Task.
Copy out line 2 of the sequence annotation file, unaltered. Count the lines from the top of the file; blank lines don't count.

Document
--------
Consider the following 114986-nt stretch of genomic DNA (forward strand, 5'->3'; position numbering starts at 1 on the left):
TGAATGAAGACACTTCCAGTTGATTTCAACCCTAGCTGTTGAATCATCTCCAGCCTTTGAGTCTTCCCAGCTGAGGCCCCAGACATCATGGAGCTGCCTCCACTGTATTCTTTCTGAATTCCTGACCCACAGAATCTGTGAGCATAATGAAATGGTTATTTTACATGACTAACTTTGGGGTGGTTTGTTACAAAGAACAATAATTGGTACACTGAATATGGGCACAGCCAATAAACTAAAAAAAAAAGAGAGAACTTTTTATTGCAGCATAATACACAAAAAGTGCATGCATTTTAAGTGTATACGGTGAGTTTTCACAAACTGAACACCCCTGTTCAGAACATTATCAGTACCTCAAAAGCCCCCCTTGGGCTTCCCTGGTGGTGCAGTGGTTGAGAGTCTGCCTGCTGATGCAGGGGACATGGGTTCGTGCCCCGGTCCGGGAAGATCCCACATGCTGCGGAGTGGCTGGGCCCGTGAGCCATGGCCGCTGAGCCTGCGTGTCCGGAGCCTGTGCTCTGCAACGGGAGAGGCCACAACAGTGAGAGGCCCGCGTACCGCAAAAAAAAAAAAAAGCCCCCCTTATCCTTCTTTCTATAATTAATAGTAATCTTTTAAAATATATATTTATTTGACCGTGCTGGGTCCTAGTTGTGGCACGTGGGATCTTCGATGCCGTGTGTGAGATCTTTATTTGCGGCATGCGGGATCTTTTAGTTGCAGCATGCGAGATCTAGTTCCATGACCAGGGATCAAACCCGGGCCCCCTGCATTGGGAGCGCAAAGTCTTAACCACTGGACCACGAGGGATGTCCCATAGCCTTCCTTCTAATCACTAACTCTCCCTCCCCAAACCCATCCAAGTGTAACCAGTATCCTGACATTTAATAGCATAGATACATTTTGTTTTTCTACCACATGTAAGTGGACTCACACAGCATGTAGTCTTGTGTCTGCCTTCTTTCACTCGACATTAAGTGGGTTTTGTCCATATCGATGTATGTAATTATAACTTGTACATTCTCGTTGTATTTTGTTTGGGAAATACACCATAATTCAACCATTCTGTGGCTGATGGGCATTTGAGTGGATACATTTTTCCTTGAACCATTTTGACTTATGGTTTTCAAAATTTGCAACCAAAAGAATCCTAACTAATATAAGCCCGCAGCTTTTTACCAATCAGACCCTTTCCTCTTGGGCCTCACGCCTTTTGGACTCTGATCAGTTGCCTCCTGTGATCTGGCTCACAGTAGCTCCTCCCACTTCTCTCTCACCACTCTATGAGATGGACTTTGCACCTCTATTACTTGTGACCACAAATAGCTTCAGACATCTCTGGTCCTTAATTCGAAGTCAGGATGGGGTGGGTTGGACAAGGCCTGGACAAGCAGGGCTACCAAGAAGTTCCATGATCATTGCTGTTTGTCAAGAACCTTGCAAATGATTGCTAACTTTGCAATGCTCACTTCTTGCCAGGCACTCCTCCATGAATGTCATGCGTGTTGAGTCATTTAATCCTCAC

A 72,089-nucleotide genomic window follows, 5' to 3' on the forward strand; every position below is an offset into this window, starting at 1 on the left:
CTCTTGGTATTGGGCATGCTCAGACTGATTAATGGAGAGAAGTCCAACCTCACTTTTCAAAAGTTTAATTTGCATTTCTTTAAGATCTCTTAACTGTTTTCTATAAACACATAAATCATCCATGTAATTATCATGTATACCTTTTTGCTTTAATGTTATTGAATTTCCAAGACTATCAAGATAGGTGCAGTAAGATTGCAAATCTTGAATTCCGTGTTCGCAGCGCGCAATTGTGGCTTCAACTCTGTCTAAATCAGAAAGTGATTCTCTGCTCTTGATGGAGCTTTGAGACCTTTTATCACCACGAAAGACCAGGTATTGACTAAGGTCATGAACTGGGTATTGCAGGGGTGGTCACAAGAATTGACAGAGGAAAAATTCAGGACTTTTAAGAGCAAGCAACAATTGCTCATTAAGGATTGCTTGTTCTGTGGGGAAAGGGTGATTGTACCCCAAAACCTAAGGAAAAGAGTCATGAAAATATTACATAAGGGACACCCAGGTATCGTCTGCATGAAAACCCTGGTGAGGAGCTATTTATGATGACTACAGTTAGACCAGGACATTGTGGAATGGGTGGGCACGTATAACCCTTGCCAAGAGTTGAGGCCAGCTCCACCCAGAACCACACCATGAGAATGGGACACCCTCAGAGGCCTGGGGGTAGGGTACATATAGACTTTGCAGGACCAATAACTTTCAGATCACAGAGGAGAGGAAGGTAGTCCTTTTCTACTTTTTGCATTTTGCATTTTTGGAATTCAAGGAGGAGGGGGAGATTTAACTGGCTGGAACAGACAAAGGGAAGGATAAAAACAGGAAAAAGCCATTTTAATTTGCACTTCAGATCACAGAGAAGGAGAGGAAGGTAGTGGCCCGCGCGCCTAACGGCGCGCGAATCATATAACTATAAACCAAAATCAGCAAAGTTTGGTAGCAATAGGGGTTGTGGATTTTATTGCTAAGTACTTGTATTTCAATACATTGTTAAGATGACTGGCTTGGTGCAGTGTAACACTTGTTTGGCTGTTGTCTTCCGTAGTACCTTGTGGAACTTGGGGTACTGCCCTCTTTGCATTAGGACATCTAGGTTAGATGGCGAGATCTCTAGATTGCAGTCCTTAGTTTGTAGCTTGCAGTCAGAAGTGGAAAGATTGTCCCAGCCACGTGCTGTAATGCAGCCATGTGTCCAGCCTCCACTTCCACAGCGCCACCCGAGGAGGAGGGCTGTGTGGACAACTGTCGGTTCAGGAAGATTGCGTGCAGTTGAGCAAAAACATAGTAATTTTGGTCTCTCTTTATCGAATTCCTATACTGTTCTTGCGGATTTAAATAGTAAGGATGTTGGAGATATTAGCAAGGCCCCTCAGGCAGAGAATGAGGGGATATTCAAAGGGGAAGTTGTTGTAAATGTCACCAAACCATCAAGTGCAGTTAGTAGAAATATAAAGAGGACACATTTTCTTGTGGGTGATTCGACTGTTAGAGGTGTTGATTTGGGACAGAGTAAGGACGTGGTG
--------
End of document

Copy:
TGAATGAAGACACTTCCAGTTGATTTCAACCCTAGCTGTTGAATCATCTCCAGCCTTTGAGTCTTCCCAGCTGAGGCCCCAGACATCATGGAGCTGCCTCCACTGTATTCTTTCTGAATTCCTGACCCACAGAATCTGTGAGCATAATGAAATGGTTATTTTACATGACTAACTTTGGGGTGGTTTGTTACAAAGAACAATAATTGGTACACTGAATATGGGCACAGCCAATAAACTAAAAAAAAAAGAGAGAACTTTTTATTGCAGCATAATACACAAAAAGTGCATGCATTTTAAGTGTATACGGTGAGTTTTCACAAACTGAACACCCCTGTTCAGAACATTATCAGTACCTCAAAAGCCCCCCTTGGGCTTCCCTGGTGGTGCAGTGGTTGAGAGTCTGCCTGCTGATGCAGGGGACATGGGTTCGTGCCCCGGTCCGGGAAGATCCCACATGCTGCGGAGTGGCTGGGCCCGTGAGCCATGGCCGCTGAGCCTGCGTGTCCGGAGCCTGTGCTCTGCAACGGGAGAGGCCACAACAGTGAGAGGCCCGCGTACCGCAAAAAAAAAAAAAAGCCCCCCTTATCCTTCTTTCTATAATTAATAGTAATCTTTTAAAATATATATTTATTTGACCGTGCTGGGTCCTAGTTGTGGCACGTGGGATCTTCGATGCCGTGTGTGAGATCTTTATTTGCGGCATGCGGGATCTTTTAGTTGCAGCATGCGAGATCTAGTTCCATGACCAGGGATCAAACCCGGGCCCCCTGCATTGGGAGCGCAAAGTCTTAACCACTGGACCACGAGGGATGTCCCATAGCCTTCCTTCTAATCACTAACTCTCCCTCCCCAAACCCATCCAAGTGTAACCAGTATCCTGACATTTAATAGCATAGATACATTTTGTTTTTCTACCACATGTAAGTGGACTCACACAGCATGTAGTCTTGTGTCTGCCTTCTTTCACTCGACATTAAGTGGGTTTTGTCCATATCGATGTATGTAATTATAACTTGTACATTCTCGTTGTATTTTGTTTGGGAAATACACCATAATTCAACCATTCTGTGGCTGATGGGCATTTGAGTGGATACATTTTTCCTTGAACCATTTTGACTTATGGTTTTCAAAATTTGCAACCAAAAGAATCCTAACTAATATAAGCCCGCAGCTTTTTACCAATCAGACCCTTTCCTCTTGGGCCTCACGCCTTTTGGACTCTGATCAGTTGCCTCCTGTGATCTGGCTCACAGTAGCTCCTCCCACTTCTCTCTCACCACTCTATGAGATGGACTTTGCACCTCTATTACTTGTGACCACAAATAGCTTCAGACATCTCTGGTCCTTAATTCGAAGTCAGGATGGGGTGGGTTGGACAAGGCCTGGACAAGCAGGGCTACCAAGAAGTTCCATGATCATTGCTGTTTGTCAAGAACCTTGCAAATGATTGCTAACTTTGCAATGCTCACTTCTTGCCAGGCACTCCTCCATGAATGTCATGCGTGTTGAGTCATTTAATCCTCAC